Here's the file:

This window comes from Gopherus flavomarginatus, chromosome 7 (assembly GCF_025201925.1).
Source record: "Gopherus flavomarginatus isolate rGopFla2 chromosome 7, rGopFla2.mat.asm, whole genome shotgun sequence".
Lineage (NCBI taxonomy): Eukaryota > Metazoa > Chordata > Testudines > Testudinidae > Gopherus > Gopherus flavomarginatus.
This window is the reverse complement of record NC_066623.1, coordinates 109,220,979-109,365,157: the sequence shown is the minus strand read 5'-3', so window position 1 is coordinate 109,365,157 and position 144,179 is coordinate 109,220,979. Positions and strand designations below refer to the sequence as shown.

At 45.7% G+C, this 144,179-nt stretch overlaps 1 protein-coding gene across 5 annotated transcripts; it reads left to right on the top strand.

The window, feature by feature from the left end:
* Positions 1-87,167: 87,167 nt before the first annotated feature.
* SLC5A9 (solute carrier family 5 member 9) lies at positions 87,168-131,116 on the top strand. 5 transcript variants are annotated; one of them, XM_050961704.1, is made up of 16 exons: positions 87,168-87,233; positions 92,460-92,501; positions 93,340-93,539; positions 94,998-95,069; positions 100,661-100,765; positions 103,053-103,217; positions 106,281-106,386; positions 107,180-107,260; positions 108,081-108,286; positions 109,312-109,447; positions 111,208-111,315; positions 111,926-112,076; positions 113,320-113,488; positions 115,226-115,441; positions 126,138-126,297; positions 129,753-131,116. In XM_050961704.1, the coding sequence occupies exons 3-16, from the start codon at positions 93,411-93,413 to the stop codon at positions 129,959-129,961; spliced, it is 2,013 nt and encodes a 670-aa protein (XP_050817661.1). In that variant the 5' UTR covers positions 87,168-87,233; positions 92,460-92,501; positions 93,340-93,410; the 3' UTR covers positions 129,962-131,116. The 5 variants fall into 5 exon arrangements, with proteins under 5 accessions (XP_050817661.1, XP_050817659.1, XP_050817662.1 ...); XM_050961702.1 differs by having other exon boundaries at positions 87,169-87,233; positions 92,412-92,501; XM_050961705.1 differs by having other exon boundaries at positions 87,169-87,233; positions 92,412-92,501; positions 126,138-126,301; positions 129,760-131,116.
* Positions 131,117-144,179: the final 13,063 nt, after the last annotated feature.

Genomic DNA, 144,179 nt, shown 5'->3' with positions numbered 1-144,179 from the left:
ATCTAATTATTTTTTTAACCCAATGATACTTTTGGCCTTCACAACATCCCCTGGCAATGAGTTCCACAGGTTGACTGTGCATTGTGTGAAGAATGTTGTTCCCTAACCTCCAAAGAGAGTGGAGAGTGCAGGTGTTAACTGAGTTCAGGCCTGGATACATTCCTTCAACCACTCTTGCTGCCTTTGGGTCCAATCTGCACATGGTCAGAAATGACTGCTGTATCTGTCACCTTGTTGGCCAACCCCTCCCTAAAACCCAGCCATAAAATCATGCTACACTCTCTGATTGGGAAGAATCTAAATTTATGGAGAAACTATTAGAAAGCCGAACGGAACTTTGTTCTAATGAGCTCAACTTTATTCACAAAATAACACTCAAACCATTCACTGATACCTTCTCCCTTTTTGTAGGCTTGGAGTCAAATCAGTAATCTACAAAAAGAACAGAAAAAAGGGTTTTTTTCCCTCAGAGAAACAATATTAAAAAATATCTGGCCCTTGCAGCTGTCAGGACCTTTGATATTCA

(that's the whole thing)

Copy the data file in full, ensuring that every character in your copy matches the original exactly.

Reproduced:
This window comes from Gopherus flavomarginatus, chromosome 7 (assembly GCF_025201925.1).
Source record: "Gopherus flavomarginatus isolate rGopFla2 chromosome 7, rGopFla2.mat.asm, whole genome shotgun sequence".
Lineage (NCBI taxonomy): Eukaryota > Metazoa > Chordata > Testudines > Testudinidae > Gopherus > Gopherus flavomarginatus.
This window is the reverse complement of record NC_066623.1, coordinates 109,220,979-109,365,157: the sequence shown is the minus strand read 5'-3', so window position 1 is coordinate 109,365,157 and position 144,179 is coordinate 109,220,979. Positions and strand designations below refer to the sequence as shown.

At 45.7% G+C, this 144,179-nt stretch overlaps 1 protein-coding gene across 5 annotated transcripts; it reads left to right on the top strand.

The window, feature by feature from the left end:
* Positions 1-87,167: 87,167 nt before the first annotated feature.
* SLC5A9 (solute carrier family 5 member 9) lies at positions 87,168-131,116 on the top strand. 5 transcript variants are annotated; one of them, XM_050961704.1, is made up of 16 exons: positions 87,168-87,233; positions 92,460-92,501; positions 93,340-93,539; positions 94,998-95,069; positions 100,661-100,765; positions 103,053-103,217; positions 106,281-106,386; positions 107,180-107,260; positions 108,081-108,286; positions 109,312-109,447; positions 111,208-111,315; positions 111,926-112,076; positions 113,320-113,488; positions 115,226-115,441; positions 126,138-126,297; positions 129,753-131,116. In XM_050961704.1, the coding sequence occupies exons 3-16, from the start codon at positions 93,411-93,413 to the stop codon at positions 129,959-129,961; spliced, it is 2,013 nt and encodes a 670-aa protein (XP_050817661.1). In that variant the 5' UTR covers positions 87,168-87,233; positions 92,460-92,501; positions 93,340-93,410; the 3' UTR covers positions 129,962-131,116. The 5 variants fall into 5 exon arrangements, with proteins under 5 accessions (XP_050817661.1, XP_050817659.1, XP_050817662.1 ...); XM_050961702.1 differs by having other exon boundaries at positions 87,169-87,233; positions 92,412-92,501; XM_050961705.1 differs by having other exon boundaries at positions 87,169-87,233; positions 92,412-92,501; positions 126,138-126,301; positions 129,760-131,116.
* Positions 131,117-144,179: the final 13,063 nt, after the last annotated feature.

Genomic DNA, 144,179 nt, shown 5'->3' with positions numbered 1-144,179 from the left:
ATCTAATTATTTTTTTAACCCAATGATACTTTTGGCCTTCACAACATCCCCTGGCAATGAGTTCCACAGGTTGACTGTGCATTGTGTGAAGAATGTTGTTCCCTAACCTCCAAAGAGAGTGGAGAGTGCAGGTGTTAACTGAGTTCAGGCCTGGATACATTCCTTCAACCACTCTTGCTGCCTTTGGGTCCAATCTGCACATGGTCAGAAATGACTGCTGTATCTGTCACCTTGTTGGCCAACCCCTCCCTAAAACCCAGCCATAAAATCATGCTACACTCTCTGATTGGGAAGAATCTAAATTTATGGAGAAACTATTAGAAAGCCGAACGGAACTTTGTTCTAATGAGCTCAACTTTATTCACAAAATAACACTCAAACCATTCACTGATACCTTCTCCCTTTTTGTAGGCTTGGAGTCAAATCAGTAATCTACAAAAAGAACAGAAAAAAGGGTTTTTTTCCCTCAGAGAAACAATATTAAAAAATATCTGGCCCTTGCAGCTGTCAGGACCTTTGATATTCA